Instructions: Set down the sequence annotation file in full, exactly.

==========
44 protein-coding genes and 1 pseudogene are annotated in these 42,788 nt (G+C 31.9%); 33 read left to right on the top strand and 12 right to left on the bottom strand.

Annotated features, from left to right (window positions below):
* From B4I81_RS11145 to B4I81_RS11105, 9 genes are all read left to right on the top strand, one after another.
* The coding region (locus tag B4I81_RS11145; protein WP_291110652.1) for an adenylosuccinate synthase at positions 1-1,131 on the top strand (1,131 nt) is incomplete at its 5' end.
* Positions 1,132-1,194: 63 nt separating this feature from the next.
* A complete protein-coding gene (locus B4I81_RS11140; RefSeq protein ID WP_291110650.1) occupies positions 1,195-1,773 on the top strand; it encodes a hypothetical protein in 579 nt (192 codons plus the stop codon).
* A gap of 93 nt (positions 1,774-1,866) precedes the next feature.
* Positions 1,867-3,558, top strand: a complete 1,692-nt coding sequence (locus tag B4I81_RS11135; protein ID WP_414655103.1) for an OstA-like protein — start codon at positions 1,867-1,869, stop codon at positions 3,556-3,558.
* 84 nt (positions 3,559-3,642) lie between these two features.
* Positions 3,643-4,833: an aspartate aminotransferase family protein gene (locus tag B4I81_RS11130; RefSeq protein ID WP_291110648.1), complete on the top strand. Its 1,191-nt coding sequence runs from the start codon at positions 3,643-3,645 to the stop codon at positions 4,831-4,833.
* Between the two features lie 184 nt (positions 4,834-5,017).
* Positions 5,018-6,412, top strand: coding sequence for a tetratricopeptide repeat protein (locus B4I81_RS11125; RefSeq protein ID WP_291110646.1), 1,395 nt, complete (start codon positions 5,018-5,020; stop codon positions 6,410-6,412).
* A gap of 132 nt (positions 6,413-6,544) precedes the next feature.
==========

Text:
44 protein-coding genes and 1 pseudogene are annotated in these 42,788 nt (G+C 31.9%); 33 read left to right on the top strand and 12 right to left on the bottom strand.

Annotated features, from left to right (window positions below):
* From B4I81_RS11145 to B4I81_RS11105, 9 genes are all read left to right on the top strand, one after another.
* The coding region (locus tag B4I81_RS11145; protein WP_291110652.1) for an adenylosuccinate synthase at positions 1-1,131 on the top strand (1,131 nt) is incomplete at its 5' end.
* Positions 1,132-1,194: 63 nt separating this feature from the next.
* A complete protein-coding gene (locus B4I81_RS11140; RefSeq protein ID WP_291110650.1) occupies positions 1,195-1,773 on the top strand; it encodes a hypothetical protein in 579 nt (192 codons plus the stop codon).
* A gap of 93 nt (positions 1,774-1,866) precedes the next feature.
* Positions 1,867-3,558, top strand: a complete 1,692-nt coding sequence (locus tag B4I81_RS11135; protein ID WP_414655103.1) for an OstA-like protein — start codon at positions 1,867-1,869, stop codon at positions 3,556-3,558.
* 84 nt (positions 3,559-3,642) lie between these two features.
* Positions 3,643-4,833: an aspartate aminotransferase family protein gene (locus tag B4I81_RS11130; RefSeq protein ID WP_291110648.1), complete on the top strand. Its 1,191-nt coding sequence runs from the start codon at positions 3,643-3,645 to the stop codon at positions 4,831-4,833.
* Between the two features lie 184 nt (positions 4,834-5,017).
* Positions 5,018-6,412, top strand: coding sequence for a tetratricopeptide repeat protein (locus B4I81_RS11125; RefSeq protein ID WP_291110646.1), 1,395 nt, complete (start codon positions 5,018-5,020; stop codon positions 6,410-6,412).
* A gap of 132 nt (positions 6,413-6,544) precedes the next feature.